It is clear that hygienic practices may interact significantly with human-associated microbial ecology. We highlight and summarize some of the important ecological factors that may interact with hygienic practice in a second conceptual figure:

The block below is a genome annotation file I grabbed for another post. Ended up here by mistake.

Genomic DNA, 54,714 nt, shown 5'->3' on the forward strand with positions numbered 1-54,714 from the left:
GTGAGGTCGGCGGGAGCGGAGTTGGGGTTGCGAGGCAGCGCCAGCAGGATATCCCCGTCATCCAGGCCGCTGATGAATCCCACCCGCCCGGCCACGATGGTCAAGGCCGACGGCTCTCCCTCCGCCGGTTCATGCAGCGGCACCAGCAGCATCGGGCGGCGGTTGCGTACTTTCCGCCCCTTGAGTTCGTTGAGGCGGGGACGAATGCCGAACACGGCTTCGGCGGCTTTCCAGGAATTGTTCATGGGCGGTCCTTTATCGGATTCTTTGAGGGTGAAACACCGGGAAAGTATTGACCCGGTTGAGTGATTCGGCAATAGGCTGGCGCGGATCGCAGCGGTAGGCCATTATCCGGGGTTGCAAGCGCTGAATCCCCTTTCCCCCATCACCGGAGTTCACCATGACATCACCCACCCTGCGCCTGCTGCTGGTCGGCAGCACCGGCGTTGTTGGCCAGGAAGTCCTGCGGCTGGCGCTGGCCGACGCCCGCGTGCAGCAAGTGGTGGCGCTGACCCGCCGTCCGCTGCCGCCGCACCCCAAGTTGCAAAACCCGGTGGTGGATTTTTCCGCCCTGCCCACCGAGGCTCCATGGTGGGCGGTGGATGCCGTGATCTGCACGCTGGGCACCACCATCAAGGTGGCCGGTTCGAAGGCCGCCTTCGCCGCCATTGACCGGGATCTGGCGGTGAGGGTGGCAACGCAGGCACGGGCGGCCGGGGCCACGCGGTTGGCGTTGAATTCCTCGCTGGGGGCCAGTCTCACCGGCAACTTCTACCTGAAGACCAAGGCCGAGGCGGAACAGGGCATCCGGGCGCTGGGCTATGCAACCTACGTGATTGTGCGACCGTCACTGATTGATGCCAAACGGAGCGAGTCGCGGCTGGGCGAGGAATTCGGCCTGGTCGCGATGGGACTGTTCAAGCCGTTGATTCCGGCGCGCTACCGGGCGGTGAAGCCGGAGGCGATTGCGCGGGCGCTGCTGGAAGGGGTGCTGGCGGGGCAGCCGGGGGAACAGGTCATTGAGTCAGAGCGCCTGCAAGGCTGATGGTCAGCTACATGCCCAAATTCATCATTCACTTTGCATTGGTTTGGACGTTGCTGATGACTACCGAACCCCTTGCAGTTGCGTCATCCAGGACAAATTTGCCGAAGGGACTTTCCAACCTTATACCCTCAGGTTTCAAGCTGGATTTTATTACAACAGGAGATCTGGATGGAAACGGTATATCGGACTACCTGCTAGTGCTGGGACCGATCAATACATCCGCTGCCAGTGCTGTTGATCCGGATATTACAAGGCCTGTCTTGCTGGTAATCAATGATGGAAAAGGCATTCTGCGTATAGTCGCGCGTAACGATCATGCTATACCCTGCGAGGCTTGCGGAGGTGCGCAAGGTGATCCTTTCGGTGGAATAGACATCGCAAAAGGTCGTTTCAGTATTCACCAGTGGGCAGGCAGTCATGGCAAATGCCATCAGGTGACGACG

Figure 2: Conceptual illustration of important ecological factors impacted by hygienic practice. Dispersal (a) is the movement of organisms across space; a patch of habitat is continuously sampling the pool of available colonists, which vary across a variety of traits (dispersal efficiency, rate of establishment, ex host survivability, etc.) (Vellend 2010); high dispersal rates due to human behaviors (e.g., microbial resuspension due to drying hands with an air dryer) have the potential to disperse both beneficial and harmful bacteria alike. Protective mutualisms (b) function through the occupation of niche space; harmful microorganisms are excluded from colonization via saturation of available habitat by benign, non-harmful microbes (Poisot et al. 2014). Host/microbe feedbacks (c) occur via the microbiota’s ability to activate host immune response, and the host immune system’s ability to modulate the skin microbiota (Chehoud et al, 2013; Garcia-Garcera et al, 2012; Oh et al, 2013) — multiple pathways, including IL-1 signalling (Naik et al 2012) and differential T-cell activation (Seneschal et al 2012), are involved — such feedbacks between host immune response and the skin microbiota are thought to be important to the maintenance of a healthy microbiota and the exclusion of invasive pathogenic microbes (Zhang et al 2015). Environmental filtering (d) works on the traits of dispersed colonists — microbes that can survive in a given set of environmental conditions are filtered from the pool of potential colonists (Vellend 2010): the resources and conditions found there permit the survival/growth of some organisms but not others. The importance of diversity of the microbiota to each of these ecological factors should not be underestimated; interactions between taxa may modulate their ecological roles, and community variation across a range of ecological traits may be altered by changes in community membership or structure (HMPC, 2012).